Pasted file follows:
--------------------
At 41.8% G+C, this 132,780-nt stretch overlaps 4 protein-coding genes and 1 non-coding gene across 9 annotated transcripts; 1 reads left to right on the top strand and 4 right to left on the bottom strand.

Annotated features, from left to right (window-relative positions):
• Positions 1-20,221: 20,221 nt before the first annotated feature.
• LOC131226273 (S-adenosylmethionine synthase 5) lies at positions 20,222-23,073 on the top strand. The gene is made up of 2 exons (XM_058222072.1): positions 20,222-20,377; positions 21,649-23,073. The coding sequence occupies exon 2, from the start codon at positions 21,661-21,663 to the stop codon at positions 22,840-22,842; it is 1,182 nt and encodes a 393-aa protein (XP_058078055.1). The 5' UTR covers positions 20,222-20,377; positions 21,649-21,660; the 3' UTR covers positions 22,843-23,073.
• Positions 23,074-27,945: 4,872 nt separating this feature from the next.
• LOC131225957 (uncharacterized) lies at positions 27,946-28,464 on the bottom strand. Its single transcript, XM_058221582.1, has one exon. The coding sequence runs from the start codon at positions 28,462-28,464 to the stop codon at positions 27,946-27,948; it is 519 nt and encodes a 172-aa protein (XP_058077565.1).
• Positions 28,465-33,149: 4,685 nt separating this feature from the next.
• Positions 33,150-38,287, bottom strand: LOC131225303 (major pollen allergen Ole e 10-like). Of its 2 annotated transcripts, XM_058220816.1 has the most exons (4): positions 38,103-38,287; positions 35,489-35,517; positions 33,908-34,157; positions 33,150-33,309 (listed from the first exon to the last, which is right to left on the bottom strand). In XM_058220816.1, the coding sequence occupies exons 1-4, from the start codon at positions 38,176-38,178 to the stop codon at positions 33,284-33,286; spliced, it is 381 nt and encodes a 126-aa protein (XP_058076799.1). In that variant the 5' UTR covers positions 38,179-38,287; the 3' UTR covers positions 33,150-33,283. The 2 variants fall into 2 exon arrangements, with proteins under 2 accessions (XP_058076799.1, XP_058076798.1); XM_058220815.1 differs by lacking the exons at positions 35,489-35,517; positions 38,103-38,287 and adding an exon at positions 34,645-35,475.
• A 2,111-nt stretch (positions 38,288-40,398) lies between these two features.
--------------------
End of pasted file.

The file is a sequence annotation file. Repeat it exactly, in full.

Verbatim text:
At 41.8% G+C, this 132,780-nt stretch overlaps 4 protein-coding genes and 1 non-coding gene across 9 annotated transcripts; 1 reads left to right on the top strand and 4 right to left on the bottom strand.

Annotated features, from left to right (window-relative positions):
• Positions 1-20,221: 20,221 nt before the first annotated feature.
• LOC131226273 (S-adenosylmethionine synthase 5) lies at positions 20,222-23,073 on the top strand. The gene is made up of 2 exons (XM_058222072.1): positions 20,222-20,377; positions 21,649-23,073. The coding sequence occupies exon 2, from the start codon at positions 21,661-21,663 to the stop codon at positions 22,840-22,842; it is 1,182 nt and encodes a 393-aa protein (XP_058078055.1). The 5' UTR covers positions 20,222-20,377; positions 21,649-21,660; the 3' UTR covers positions 22,843-23,073.
• Positions 23,074-27,945: 4,872 nt separating this feature from the next.
• LOC131225957 (uncharacterized) lies at positions 27,946-28,464 on the bottom strand. Its single transcript, XM_058221582.1, has one exon. The coding sequence runs from the start codon at positions 28,462-28,464 to the stop codon at positions 27,946-27,948; it is 519 nt and encodes a 172-aa protein (XP_058077565.1).
• Positions 28,465-33,149: 4,685 nt separating this feature from the next.
• Positions 33,150-38,287, bottom strand: LOC131225303 (major pollen allergen Ole e 10-like). Of its 2 annotated transcripts, XM_058220816.1 has the most exons (4): positions 38,103-38,287; positions 35,489-35,517; positions 33,908-34,157; positions 33,150-33,309 (listed from the first exon to the last, which is right to left on the bottom strand). In XM_058220816.1, the coding sequence occupies exons 1-4, from the start codon at positions 38,176-38,178 to the stop codon at positions 33,284-33,286; spliced, it is 381 nt and encodes a 126-aa protein (XP_058076799.1). In that variant the 5' UTR covers positions 38,179-38,287; the 3' UTR covers positions 33,150-33,283. The 2 variants fall into 2 exon arrangements, with proteins under 2 accessions (XP_058076799.1, XP_058076798.1); XM_058220815.1 differs by lacking the exons at positions 35,489-35,517; positions 38,103-38,287 and adding an exon at positions 34,645-35,475.
• A 2,111-nt stretch (positions 38,288-40,398) lies between these two features.